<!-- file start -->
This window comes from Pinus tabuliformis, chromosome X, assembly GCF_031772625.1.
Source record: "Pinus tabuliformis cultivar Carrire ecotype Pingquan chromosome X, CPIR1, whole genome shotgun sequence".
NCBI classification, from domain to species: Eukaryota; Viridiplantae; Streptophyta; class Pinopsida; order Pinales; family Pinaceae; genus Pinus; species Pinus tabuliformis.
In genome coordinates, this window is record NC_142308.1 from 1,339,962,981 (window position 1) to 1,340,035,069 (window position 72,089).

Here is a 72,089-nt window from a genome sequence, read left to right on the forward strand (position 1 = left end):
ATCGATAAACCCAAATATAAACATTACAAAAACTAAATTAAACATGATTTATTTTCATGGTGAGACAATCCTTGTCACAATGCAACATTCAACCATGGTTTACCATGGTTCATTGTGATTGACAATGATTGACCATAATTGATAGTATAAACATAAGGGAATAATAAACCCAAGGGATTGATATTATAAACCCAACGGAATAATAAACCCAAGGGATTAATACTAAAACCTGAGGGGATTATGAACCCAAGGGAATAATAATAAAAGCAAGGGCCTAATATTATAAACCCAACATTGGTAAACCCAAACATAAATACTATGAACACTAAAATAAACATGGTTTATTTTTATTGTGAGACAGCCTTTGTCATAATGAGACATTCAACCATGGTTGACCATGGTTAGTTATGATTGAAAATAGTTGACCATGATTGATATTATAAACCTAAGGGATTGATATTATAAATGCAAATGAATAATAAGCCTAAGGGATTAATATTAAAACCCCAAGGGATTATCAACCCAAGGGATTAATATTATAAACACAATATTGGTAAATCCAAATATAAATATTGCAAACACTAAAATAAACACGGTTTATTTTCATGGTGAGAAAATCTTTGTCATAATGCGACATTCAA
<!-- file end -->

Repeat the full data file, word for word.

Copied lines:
This window comes from Pinus tabuliformis, chromosome X, assembly GCF_031772625.1.
Source record: "Pinus tabuliformis cultivar Carrire ecotype Pingquan chromosome X, CPIR1, whole genome shotgun sequence".
NCBI classification, from domain to species: Eukaryota; Viridiplantae; Streptophyta; class Pinopsida; order Pinales; family Pinaceae; genus Pinus; species Pinus tabuliformis.
In genome coordinates, this window is record NC_142308.1 from 1,339,962,981 (window position 1) to 1,340,035,069 (window position 72,089).

Here is a 72,089-nt window from a genome sequence, read left to right on the forward strand (position 1 = left end):
ATCGATAAACCCAAATATAAACATTACAAAAACTAAATTAAACATGATTTATTTTCATGGTGAGACAATCCTTGTCACAATGCAACATTCAACCATGGTTTACCATGGTTCATTGTGATTGACAATGATTGACCATAATTGATAGTATAAACATAAGGGAATAATAAACCCAAGGGATTGATATTATAAACCCAACGGAATAATAAACCCAAGGGATTAATACTAAAACCTGAGGGGATTATGAACCCAAGGGAATAATAATAAAAGCAAGGGCCTAATATTATAAACCCAACATTGGTAAACCCAAACATAAATACTATGAACACTAAAATAAACATGGTTTATTTTTATTGTGAGACAGCCTTTGTCATAATGAGACATTCAACCATGGTTGACCATGGTTAGTTATGATTGAAAATAGTTGACCATGATTGATATTATAAACCTAAGGGATTGATATTATAAATGCAAATGAATAATAAGCCTAAGGGATTAATATTAAAACCCCAAGGGATTATCAACCCAAGGGATTAATATTATAAACACAATATTGGTAAATCCAAATATAAATATTGCAAACACTAAAATAAACACGGTTTATTTTCATGGTGAGAAAATCTTTGTCATAATGCGACATTCAA